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   bill, outspoken hacker-critic Emma Nicholson, another Conservative MP,

   fired public debate on the subject and ensured the bill passed through

   parliament successfully.

  

   In November 1990, Pad was talking on-line with Gandalf, and his friend

   suggested they have one more hack, just one more, for old time's sake.

   Well, thought Pad, one more--just a one-off thing--wouldn't hurt.

  

   Before long, Pad was hacking regularly again, and when Gandalf tried

   to give it up, Pad was there luring him to return to his favourite

   pastime. They were like two boys at school, getting each other into

   trouble--the kind of trouble which always comes in pairs. If Pad and

   Gandalf hadn't known each other, they probably would both have walked

   away from hacking forever in 1990.

  

   As they both got back into the swing of things, they tried to make

   light of the risk of getting caught. `Hey, you know,' Gandalf joked

   on-line more than once, `the first time we actually meet each other in

   person will probably be in a police station.'

  

   Completely irreverent and always upbeat, Gandalf proved to be a true

   friend. Pad had rarely met such a fellow traveller in the real world,

   let alone on-line. What others--particularly some American

   hackers--viewed as prickliness, Pad saw as the perfect sense of

   humour. To Pad, Gandalf was the best m8 a fellow could ever have.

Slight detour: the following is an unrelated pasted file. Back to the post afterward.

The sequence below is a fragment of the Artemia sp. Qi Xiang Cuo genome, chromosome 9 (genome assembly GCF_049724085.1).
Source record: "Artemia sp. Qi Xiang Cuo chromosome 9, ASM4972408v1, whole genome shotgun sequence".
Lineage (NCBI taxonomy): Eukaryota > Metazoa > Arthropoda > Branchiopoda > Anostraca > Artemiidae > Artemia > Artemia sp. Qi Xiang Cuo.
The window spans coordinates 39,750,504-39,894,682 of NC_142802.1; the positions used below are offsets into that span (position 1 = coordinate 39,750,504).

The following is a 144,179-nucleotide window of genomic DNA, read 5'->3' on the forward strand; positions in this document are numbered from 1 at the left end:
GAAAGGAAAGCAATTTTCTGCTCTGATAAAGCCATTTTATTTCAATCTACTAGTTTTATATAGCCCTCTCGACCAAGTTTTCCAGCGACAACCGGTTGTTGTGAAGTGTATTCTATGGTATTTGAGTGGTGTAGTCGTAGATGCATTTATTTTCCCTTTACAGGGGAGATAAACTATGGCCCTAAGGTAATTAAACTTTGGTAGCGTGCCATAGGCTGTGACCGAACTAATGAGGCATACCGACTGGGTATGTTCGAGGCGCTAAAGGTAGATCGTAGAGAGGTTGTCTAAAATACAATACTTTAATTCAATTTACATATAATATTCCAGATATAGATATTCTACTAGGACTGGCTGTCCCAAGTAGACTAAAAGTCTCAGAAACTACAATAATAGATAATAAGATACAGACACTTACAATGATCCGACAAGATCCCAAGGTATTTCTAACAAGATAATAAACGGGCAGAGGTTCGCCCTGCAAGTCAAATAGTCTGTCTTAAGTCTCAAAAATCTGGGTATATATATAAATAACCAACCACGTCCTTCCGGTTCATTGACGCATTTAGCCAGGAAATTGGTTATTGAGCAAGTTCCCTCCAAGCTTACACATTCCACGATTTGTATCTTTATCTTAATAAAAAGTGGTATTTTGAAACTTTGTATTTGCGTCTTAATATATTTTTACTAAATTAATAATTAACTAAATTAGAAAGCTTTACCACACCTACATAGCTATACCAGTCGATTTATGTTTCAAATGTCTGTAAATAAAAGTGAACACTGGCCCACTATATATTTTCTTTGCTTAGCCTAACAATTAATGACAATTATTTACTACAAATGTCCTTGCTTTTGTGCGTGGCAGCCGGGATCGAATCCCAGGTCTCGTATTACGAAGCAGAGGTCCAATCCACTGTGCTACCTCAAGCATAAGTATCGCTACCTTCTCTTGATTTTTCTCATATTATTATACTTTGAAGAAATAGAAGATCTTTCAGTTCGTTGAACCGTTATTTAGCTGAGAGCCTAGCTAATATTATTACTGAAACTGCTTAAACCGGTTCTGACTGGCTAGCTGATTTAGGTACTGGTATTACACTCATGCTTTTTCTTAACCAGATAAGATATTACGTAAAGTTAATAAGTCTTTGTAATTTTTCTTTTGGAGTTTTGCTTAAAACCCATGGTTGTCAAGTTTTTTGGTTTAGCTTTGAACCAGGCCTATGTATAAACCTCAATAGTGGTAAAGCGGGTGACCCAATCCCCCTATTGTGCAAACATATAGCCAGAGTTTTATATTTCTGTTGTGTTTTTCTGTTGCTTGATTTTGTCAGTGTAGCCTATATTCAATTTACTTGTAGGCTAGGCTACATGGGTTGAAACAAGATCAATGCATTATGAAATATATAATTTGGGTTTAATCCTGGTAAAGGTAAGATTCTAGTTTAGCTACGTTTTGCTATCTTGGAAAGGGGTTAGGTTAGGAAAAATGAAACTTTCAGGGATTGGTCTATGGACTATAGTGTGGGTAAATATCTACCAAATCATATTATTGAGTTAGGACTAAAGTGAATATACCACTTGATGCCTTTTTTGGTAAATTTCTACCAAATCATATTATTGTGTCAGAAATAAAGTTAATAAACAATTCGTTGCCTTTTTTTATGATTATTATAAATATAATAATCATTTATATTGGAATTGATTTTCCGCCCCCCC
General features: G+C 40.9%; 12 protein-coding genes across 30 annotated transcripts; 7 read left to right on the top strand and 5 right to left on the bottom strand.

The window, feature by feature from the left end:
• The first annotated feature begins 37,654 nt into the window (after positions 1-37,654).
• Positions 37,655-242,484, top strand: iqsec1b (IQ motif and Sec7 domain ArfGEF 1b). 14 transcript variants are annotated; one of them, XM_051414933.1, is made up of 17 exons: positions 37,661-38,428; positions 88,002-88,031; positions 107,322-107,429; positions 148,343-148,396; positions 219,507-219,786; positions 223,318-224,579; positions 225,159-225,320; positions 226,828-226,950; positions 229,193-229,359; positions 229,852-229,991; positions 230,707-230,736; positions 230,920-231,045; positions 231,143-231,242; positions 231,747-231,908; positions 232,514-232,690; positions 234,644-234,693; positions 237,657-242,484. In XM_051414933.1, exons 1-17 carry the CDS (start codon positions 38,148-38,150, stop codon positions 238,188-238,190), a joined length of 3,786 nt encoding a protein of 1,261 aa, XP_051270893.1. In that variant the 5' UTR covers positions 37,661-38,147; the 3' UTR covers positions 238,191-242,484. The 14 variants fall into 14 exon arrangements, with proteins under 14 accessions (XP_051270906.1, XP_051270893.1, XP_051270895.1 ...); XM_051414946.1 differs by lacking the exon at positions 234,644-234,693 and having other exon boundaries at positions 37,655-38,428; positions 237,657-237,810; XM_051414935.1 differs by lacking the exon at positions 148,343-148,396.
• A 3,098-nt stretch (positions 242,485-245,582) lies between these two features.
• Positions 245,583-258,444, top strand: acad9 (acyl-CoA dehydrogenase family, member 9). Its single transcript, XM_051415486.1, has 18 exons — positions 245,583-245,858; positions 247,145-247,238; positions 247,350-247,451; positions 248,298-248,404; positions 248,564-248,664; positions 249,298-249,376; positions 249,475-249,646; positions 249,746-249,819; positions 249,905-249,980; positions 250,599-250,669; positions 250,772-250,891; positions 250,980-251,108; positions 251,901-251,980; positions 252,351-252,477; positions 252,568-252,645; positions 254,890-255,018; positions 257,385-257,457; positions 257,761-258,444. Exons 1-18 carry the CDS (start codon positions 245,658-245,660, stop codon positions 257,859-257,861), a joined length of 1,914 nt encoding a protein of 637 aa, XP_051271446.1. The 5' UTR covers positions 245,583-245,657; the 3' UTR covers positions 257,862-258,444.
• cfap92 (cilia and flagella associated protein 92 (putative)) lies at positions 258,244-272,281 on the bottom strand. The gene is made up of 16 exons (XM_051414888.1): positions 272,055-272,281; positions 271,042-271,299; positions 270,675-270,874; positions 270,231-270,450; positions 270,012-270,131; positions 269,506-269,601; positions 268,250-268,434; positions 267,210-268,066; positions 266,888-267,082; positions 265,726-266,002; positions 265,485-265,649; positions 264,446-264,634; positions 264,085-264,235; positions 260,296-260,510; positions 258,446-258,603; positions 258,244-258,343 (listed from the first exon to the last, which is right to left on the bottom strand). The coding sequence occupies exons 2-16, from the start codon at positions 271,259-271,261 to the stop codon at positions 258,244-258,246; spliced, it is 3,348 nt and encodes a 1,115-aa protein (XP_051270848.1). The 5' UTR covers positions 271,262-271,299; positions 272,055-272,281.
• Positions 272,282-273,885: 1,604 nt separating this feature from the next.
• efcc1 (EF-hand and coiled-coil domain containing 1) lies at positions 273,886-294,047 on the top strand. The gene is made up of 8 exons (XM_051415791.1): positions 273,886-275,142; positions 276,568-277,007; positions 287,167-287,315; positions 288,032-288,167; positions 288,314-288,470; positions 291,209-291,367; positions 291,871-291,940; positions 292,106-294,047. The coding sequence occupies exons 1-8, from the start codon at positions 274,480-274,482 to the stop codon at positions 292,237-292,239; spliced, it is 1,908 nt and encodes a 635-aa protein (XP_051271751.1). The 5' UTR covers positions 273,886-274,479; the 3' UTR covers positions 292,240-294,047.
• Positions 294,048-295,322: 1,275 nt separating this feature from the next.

During the time Pad avoided hacking, Gandalf had befriended another,

   younger hacker named Wandii, also from the north of England. Wandii

   never played much of a part in the international computer underground,

   but he did spend a lot of time hacking European computers. Wandii and

   Pad got along pleasantly but they were never close. They were

   acquaintances, bound by ties to Gandalf in the underground.

  

   By the middle of June 1991, Pad, Gandalf and Wandii were peaking. At

   least one of them--and often more--had already broken into systems

   belonging to the European Community in Luxembourg, The Financial Times

   (owners of the FTSE 100 share index), the British Ministry of Defence,

   the Foreign Office, NASA, the investment bank SG Warburg in London,

   the American computer database software manufacturer Oracle, and more

   machines on the JANET network than they could remember. Pad had also

   penetrated a classified military network containing a NATO system.

   They moved through British Telecom's Packet Switched Stream Network

   (PSS), which was similar to the Tymnet X.25 network, with absolute

   ease.3

  

   Gandalf's motto was, `If it moves, hack it'.

 

                            [ ]

  

   On 27 June 1991, Pad was sitting in the front room of his parent's

   comfortable home in greater Manchester watching the last remnants of

   daylight disappear on one of the longest days of the year. He loved

   summer, loved waking up to streaks of sunlight sneaking through the

   cracks in his bedroom curtain. He often thought to himself, it doesn't

   get much better than this.

  

   Around 11 p.m. he flicked on his modem and his Atari 520 ST computer

   in the front sitting room. There were two Atari computers in the

   house--indicative of his deep enthusiasm for computers since neither

   his siblings nor his parents had any interest in programming. Most of